The ROI (return on investment) of SEO is important for any business owner to understand. It could be even more so for in-house and agency marketers.
You can’t implement your important work if you can’t prove it’s a worthwhile investment.
Below, we'll show you how to measure the ROI of SEO. Step by step.
What Is the ROI of SEO?
The ROI of SEO measures how much revenue SEO activities generate for a business compared to their cost. It’s one of the most important concerns for any SEO consultant or manager. (Or anyone who does SEO, really.)
It helps tie your efforts to business goals.
You’ll have a positive return on investment if the revenue generated by your SEO strategy is higher than its cost.
SEO isn’t a quick fix, though. And measuring your SEO ROI is complex because it takes time to see significant SEO results.
But it’s still an important KPI (key performance indicator) to measure.
The Importance of Measuring SEO ROI
The average business drives 53% of its traffic through organic search. Plus, almost every purchase today involves organic search in some way or another.
So, it's important to understand the financial value that SEO drives for your business.
If you don't know how much money you earn for every dollar you invest in SEO, it's impossible to determine what’s working and what’s not.
And while you should track other SEO KPIs, the ultimate measure of profitability is positive ROI.
If you can prove a positive ROI, you’ll have a much easier time proving success and generating buy-in from stakeholders.
How to Measure the ROI of SEO
The SEO ROI formula is simple. Very similar to calculating the ROI for any other type of investment. Essentially, SEO profit divided by SEO costs.
SEO ROI = (value of conversions - cost of investment) / cost of investment
Let’s dissect each.
1. Calculate Your SEO Investment
First, you need to calculate the cost of your total investment in SEO.
Add all the costs associated with the channel. Use this as your investment figure.
Typically, these costs can include:
In-House SEO Resources
These are employees who work on SEO 100% of the time.
Some roles, like copywriters or developers, may only work on SEO tasks some of the time. In this case, break down their cost to an hourly or daily rate.
Track their time spent on SEO tasks, and add it to your calculation.
Freelancers and Agencies
It’s simple to track SEO investment for outside SEO agencies and freelancers. Because most agency contracts are on a retainer model, usually with a fixed monthly fee.
Add agency fees (or freelancer rates) directly to your investment calculation.
If your team uses any SEO tool (like Semrush), take the monthly cost and add it to your calculation. If there are tools that other departments share, consider partially including the cost.
Add up these costs. That’s your total cost of SEO investment.
Note: These costs might change every month—that's OK. Just account for any changes when measuring your ROI on SEO.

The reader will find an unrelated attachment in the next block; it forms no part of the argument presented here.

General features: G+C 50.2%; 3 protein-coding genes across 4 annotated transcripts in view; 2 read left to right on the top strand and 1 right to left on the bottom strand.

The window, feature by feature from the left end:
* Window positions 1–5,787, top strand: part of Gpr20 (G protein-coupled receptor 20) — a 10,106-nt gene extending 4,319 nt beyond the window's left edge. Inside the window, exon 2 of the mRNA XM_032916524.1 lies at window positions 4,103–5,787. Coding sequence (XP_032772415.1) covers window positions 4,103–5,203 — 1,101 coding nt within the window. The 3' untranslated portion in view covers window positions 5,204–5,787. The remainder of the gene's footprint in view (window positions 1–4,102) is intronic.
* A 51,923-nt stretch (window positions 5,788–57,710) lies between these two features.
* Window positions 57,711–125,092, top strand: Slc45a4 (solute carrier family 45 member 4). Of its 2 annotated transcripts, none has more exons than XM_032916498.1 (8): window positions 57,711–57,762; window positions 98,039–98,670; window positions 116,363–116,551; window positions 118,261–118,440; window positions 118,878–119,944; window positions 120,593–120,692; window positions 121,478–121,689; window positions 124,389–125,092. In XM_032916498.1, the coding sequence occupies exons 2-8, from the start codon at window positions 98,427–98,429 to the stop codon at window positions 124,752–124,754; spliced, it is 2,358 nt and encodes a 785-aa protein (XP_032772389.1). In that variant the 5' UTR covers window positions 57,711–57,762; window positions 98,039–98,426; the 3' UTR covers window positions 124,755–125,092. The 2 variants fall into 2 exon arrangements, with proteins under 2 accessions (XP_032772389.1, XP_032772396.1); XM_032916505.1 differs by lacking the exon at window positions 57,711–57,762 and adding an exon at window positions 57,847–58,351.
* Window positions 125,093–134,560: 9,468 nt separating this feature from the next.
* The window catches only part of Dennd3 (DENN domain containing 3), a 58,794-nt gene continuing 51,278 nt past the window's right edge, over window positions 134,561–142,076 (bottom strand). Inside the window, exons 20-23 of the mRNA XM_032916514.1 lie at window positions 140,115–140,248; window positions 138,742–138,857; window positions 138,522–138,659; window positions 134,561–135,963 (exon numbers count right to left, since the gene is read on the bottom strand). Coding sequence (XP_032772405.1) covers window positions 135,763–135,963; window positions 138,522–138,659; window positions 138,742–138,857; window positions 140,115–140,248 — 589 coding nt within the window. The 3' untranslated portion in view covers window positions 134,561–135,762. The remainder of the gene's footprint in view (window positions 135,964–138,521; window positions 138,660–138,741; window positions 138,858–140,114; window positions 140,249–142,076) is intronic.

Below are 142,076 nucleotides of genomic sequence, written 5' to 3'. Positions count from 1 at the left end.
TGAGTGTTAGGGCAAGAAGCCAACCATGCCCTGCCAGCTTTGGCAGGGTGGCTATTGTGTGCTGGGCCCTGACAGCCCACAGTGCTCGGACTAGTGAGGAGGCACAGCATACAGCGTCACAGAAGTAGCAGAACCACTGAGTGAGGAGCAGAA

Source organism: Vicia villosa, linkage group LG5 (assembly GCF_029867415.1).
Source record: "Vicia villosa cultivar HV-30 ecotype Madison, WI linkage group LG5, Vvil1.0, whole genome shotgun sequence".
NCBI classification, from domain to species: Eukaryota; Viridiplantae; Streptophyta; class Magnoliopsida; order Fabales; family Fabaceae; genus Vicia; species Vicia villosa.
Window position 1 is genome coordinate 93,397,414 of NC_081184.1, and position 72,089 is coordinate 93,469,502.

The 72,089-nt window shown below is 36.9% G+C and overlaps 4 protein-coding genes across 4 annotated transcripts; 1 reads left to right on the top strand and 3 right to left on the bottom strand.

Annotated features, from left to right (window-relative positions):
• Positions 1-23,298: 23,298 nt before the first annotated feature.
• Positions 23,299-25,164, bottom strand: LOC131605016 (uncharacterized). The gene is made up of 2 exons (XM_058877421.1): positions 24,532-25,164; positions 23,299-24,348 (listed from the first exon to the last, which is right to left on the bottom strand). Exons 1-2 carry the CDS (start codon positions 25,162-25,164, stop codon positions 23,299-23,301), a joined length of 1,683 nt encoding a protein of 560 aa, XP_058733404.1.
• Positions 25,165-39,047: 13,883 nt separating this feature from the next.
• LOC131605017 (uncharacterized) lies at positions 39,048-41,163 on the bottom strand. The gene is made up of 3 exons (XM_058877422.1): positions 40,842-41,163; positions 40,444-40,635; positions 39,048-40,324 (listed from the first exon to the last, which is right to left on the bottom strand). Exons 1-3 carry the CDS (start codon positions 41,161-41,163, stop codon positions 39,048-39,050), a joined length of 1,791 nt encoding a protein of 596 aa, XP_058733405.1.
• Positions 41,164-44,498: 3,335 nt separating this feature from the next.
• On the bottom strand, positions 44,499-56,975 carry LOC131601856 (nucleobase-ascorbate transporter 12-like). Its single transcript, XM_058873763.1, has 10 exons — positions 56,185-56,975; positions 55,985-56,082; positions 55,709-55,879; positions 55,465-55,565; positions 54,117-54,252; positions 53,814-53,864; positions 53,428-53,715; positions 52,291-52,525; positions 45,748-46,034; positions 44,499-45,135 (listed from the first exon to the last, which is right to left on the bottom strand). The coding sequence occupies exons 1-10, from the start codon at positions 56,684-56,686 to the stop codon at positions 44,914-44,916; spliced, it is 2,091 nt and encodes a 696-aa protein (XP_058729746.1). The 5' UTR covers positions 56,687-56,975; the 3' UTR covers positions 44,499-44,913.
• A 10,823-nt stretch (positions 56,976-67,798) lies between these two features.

2. Track and Analyze Conversions
Next, track and measure the value of each conversion.
For this step, you’ll need Google Analytics (or a similar tool). It can help you quickly and easily measure your business’s revenue from organic search.
But the type of conversions you track and the value you assign them are different for every business.
For example, ecommerce stores can use tracking to pull sales data from their online transactions. And accurately measure their revenue.
But lead generation businesses have to set up goals (like form submissions) and assign them dollar values.
Here’s how to set up conversion tracking for ecommerce and lead-gen businesses.
Tracking Ecommerce Conversion Values
To start collecting ecommerce conversion data, add ecommerce events to your website in Google Tag Manager.
If you haven’t set it up yet, you can follow Google’s instructions.
Once you start tracking, you’ll see an ecommerce report with detailed information about your transactions.
In Google Analytics, go to “Reports” -> “Monetization” -> “Ecommerce purchases.”
Then, filter to organic traffic.
Click “Add filter.” Then select Dimension: “Source Medium” and Dimension values: “Google / organic.”
And click “Apply.”
The detailed information is great. But we specifically want one number: the conversion value.
So, click on the “Insights” icon on the top right. The tool will display the total revenue for the selected time frame.
This is your total value of conversions.
Tracking Lead Generation Conversions Values
Tracking conversions can be more challenging if you don’t make sales on your site.
Unlike ecommerce transactions, a lead (or a conversion) doesn't have a specific associated value. Unless you assign one.
You can do this in Google Analytics.
Head to “Admin” -> “Events.”
And click “Create event.”
Then, create events for each of your conversions.